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Contests: Mind-Twisting Winners And Tiny Entrants 34

leob writes: "The names of the winners of the 15th International Obfuscated C Code Contest along with the one-line descriptions of the winning entries have been posted. The winners have been notified and are given some time to review and amend their entries. The source code of the winning entries will be released after January 15, 2001." I think I like Don Yang's entry best -- "A program that prints a program that prints a program that prints a program that prints the second program." Huh?! Those with smaller ambitions will be pleased to know (via Virtex) that there will be a new 5k Web contest contest for 2001. "The rules? Simple. Just create a Web page or site that is no larger than 5K, including all html and graphics. Oh, and there's no server-side scripting allowed (client side scripting is OK, though). Interested? The contest officially kicks off March 1, but why wait until then?" (Last year's iteration drew some pretty wacky entries.)
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Contests: Mind-Twisting Winners And Tiny Entrants

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  • The program is on my homepage here [ucsd.edu].
  • Why didnt anyone ask this question? These look like the same stuff that was posted 1 year ago here. If you look at the Winning Entries you'd notice that it ends in 1998 (Which was the 14th contest), and thus by the magic of mathematics, the 15th contest would be on 1999. 16th on 2000 and the 2001 contest would be the 17th. Also if you hadnt noticed, there was no contest in 1997. Could someone clarify this?
  • i mean, come on, obfuscating c just ain't that hard. ;)

    Heck, I want to see the unobfuscated APL contest... :)
  • My one liner from 4 or 5 years ago that didn't make it:

    main(a,b,c,d,e,f,g,h){ return aa?main(!a,-24):!a?!b?b:main(-79,++b,a):!c?putchar (((c=main(a,b,1, main(a+1,b,0),0,0,0,0))&&a+79?c:0)["\n .,-+;=<(l!?t1aeCj2496GpA0&#$RBWMQ"]):c -37?f+h>>10?c:main(a,b,++c,f-h-(a+60)*3,g+g+(b+11) *7 ,d*d/80,d*e/80,e*e/80):1; }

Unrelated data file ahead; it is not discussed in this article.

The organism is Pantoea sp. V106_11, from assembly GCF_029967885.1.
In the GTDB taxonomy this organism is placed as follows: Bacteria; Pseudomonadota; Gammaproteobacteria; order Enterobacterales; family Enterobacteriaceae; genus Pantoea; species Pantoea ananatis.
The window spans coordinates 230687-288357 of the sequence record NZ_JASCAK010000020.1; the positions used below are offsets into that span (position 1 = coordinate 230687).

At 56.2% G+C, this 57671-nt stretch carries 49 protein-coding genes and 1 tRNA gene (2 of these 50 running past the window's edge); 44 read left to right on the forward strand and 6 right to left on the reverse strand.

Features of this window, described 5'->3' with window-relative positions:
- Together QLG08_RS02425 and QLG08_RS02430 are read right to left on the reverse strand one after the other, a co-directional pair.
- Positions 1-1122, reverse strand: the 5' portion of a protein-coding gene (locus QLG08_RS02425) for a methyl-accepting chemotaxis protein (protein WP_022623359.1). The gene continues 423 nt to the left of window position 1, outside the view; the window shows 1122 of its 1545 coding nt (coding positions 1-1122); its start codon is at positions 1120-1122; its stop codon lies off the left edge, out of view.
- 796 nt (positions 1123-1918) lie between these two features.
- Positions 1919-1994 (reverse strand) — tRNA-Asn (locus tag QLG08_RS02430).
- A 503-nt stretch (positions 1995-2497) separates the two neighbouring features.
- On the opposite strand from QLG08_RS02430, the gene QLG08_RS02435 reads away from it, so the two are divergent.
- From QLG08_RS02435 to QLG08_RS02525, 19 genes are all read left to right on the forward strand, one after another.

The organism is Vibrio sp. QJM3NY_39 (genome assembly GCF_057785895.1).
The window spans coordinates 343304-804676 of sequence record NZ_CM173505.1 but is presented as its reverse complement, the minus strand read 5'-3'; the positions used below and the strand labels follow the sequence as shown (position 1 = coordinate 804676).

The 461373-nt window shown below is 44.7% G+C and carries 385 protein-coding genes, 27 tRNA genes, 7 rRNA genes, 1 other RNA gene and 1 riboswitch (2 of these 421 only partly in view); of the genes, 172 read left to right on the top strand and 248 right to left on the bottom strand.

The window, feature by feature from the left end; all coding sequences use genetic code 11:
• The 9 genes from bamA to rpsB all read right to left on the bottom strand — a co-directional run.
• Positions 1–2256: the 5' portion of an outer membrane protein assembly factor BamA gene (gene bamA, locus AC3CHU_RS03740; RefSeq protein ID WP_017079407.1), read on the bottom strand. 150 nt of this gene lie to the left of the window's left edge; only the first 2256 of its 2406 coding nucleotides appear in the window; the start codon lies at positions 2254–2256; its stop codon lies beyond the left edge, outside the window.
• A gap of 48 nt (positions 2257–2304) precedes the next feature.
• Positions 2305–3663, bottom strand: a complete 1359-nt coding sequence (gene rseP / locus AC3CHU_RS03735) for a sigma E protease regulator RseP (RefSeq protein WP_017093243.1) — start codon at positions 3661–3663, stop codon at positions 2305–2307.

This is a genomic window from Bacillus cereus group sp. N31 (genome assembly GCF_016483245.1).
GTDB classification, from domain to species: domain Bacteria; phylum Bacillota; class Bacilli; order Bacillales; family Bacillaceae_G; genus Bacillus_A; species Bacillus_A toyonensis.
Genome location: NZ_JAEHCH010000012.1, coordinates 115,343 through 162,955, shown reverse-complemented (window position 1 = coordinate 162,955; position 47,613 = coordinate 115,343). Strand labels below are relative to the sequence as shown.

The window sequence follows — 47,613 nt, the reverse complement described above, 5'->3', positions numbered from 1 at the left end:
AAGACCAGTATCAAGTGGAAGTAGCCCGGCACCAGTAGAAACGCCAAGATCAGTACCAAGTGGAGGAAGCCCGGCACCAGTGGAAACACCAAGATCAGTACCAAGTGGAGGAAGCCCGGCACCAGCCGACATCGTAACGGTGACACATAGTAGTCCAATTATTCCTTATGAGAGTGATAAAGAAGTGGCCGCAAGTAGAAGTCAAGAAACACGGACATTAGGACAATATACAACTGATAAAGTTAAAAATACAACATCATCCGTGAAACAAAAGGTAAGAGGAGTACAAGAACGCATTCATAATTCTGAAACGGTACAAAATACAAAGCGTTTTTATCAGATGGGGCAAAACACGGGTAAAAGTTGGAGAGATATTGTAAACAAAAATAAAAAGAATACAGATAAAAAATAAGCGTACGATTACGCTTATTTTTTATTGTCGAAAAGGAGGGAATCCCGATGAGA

• on an old mainframe. Since there was nothing else to do whilst waiting for shift-end after all the production run had been taken care of, I made up the following for entertainment's sake:

    1. Select dataset at random.
    2. Stuff into input of PL/I compiler, with all warnings turned off.
    3. Link, load, run, and view output, if any.
    4. Use reverse compile option to produce source code from above module.

    As I said, I was bored. What came out the bottom of this process bears an amazing similarity to the obfuscated programs presented on the contest web site.

    Has anyone tried compiling web pages at random?

  • Forgot about those <'s

    main(a,b,c,d,e,f,g,h){return a<<1>a?main(!a,-24):!a?!b?b:main(-79,++b, a):!c?putchar(((c=main(a,b,1,main(a+1,b,0),0,0,0,0 ))&&a+79?c:0)["\n .,-+;=<(l!?t1aeCj2496GpA0&#$RBWMQ"]):c-37?f+h >>10?c:main(a,b,++c,f-h-(a+60)*3,g+g+(b+11)* 7,d*d/80,d*e/80,e*e/80):1;}
  • how do you come up with things like that? i mean, how do you plan/organize it?
  • Aside from this I often find the smaller something is the higher quality it is, at least in the computer world ;-)
    3D demo's especially and anyone who's seen the 70k "Please the cookie thing" demo might agree with me.
  • Can anyone find the source for the winner enteries?
  • some of the entries are really cool - such as the program whose output really depends on the phase of the moon, or the program that is its own build script and makefile.

    i only wish these contests went more into the extremes: use languages that really lend themselves to obfuscation - such as perl, the king of polymorphic semantics - or abuse the hell out of languages that were designed to be pristine clean - such as scheme or smalltalk (to a degree).

    i mean, come on, obfuscating c just ain't that hard. ;)
  • www.slashdot.org [slashdot.org] Now that was only about 40 bytes...
  • Is that these is real world code just as unreadable as these. I mean, these things look like binaries; they belong in museums, not in production.

    It's sad that it's so much easier to write obfuscated code than it is to write elegant code. Someone should start a contest for the most small and interesting code that is the most obvious and elegant.

    What we need is a language that promotes concise but readable code. Then these could be purely academic exercises. I work in Perl, and believe me, some of these could win clairity contests.

  • The program the prints the source thingy(read the article, you'll understand) reminds me of a program I wrote in Fortran once.....

    The teacher gave us the assignment and told us that it didn't matter if we did it his way, only that it worked. He (remaining namless) got on my bad side earlier that week by waking me up in the middle of my nap. To get back at him I put two or three format statements on each line of code. To further anger him, I used half a dozen subroutines just to set up the Read statements.

    Oh Well

    {/. should put a time of day filter, I'm sure that 90% of the crap posted wouldn't be if posts weren't done at 4 AM}
  • I love contests like this and with people posted more like it. I know a lot of people out there who are creative and work well with computers but need a challenge.